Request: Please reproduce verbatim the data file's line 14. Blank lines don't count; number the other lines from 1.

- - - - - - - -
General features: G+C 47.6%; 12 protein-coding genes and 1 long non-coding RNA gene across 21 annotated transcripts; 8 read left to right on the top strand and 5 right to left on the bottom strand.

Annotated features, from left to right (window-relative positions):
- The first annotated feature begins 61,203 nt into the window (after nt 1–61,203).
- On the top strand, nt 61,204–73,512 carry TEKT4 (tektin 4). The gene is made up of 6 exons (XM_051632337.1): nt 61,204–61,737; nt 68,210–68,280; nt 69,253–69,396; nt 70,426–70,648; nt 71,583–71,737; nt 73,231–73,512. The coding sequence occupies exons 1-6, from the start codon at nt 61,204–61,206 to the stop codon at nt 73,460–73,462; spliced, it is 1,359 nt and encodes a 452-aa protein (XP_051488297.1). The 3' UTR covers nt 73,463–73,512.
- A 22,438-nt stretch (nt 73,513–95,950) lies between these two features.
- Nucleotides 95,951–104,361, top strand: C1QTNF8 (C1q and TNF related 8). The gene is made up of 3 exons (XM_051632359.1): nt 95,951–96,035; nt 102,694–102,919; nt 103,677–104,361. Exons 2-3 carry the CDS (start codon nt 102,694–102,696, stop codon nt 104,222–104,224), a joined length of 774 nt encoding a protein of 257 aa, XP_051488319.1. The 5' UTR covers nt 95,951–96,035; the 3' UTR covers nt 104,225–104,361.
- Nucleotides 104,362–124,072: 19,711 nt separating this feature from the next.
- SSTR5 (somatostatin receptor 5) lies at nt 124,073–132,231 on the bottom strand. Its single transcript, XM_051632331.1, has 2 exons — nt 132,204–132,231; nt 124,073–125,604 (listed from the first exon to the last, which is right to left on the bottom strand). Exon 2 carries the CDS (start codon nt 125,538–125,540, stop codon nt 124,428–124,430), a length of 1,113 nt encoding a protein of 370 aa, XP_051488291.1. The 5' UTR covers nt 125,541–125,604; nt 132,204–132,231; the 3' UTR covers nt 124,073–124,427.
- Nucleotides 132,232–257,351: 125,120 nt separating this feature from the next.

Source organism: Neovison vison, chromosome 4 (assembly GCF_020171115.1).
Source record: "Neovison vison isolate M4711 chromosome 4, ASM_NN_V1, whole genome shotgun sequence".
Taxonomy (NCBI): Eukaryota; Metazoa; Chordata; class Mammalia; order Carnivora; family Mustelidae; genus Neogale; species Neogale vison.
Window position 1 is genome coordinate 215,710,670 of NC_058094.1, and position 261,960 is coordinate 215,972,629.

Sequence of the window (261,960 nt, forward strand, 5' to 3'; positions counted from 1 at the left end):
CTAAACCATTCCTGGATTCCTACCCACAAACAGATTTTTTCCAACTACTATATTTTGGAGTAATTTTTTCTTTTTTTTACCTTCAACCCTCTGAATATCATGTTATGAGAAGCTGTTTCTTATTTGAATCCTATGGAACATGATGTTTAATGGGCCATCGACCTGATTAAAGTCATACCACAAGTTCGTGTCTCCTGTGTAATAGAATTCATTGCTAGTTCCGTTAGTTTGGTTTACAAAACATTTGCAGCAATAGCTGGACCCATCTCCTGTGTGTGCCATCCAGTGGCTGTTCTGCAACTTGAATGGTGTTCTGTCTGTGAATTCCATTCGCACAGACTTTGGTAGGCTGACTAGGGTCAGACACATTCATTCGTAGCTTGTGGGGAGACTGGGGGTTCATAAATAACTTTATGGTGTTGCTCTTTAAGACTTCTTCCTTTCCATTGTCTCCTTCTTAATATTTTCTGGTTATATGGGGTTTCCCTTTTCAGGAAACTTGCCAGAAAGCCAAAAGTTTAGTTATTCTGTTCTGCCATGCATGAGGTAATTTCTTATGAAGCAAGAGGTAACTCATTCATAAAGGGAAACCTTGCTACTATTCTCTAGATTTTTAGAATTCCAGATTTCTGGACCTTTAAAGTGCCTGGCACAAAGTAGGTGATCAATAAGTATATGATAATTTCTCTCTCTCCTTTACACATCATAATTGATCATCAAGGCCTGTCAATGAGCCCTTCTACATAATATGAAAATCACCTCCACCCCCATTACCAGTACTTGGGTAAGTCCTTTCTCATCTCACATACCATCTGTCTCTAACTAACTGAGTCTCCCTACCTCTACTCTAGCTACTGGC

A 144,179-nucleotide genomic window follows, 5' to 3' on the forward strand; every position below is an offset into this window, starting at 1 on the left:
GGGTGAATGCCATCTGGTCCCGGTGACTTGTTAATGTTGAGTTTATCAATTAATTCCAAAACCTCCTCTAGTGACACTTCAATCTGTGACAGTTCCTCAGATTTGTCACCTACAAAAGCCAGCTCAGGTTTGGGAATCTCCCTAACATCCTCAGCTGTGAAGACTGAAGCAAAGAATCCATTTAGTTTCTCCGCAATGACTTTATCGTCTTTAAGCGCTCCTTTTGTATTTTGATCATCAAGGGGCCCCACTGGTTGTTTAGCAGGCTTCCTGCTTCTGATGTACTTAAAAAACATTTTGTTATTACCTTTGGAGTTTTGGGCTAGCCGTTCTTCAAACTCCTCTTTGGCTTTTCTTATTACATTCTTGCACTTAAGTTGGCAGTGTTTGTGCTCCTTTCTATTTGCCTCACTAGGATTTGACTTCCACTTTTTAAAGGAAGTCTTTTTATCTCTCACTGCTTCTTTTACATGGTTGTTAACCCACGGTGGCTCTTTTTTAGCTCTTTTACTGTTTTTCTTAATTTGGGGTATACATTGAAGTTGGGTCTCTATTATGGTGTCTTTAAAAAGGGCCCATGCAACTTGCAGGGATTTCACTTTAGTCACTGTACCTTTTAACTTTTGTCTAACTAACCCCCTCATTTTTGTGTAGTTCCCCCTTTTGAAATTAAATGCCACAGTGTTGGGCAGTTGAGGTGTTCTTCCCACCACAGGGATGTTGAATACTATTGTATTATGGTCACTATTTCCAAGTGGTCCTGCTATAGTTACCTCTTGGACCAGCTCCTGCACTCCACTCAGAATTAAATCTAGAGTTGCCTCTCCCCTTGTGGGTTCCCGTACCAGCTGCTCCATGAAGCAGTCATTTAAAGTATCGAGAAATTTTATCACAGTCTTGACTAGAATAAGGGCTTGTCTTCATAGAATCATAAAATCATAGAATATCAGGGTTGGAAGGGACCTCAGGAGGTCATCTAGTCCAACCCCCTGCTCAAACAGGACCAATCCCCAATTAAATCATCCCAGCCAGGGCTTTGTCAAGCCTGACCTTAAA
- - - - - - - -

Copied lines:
Sequence of the window (261,960 nt, forward strand, 5' to 3'; positions counted from 1 at the left end):